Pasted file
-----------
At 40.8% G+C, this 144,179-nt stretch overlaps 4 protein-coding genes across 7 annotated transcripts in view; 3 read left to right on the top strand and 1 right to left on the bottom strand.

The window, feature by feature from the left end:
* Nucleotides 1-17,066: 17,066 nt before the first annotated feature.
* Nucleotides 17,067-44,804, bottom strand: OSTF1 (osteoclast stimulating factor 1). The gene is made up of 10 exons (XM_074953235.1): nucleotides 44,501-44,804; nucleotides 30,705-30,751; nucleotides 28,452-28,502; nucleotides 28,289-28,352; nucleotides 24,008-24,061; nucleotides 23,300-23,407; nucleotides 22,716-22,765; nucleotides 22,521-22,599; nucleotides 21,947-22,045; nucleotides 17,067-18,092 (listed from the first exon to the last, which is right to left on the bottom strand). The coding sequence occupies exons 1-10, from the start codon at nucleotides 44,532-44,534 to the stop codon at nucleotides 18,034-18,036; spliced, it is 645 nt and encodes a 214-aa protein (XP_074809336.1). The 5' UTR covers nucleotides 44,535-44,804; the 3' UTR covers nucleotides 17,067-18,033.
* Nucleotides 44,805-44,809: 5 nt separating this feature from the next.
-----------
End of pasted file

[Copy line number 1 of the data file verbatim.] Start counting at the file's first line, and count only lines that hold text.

At 40.8% G+C, this 144,179-nt stretch overlaps 4 protein-coding genes across 7 annotated transcripts in view; 3 read left to right on the top strand and 1 right to left on the bottom strand.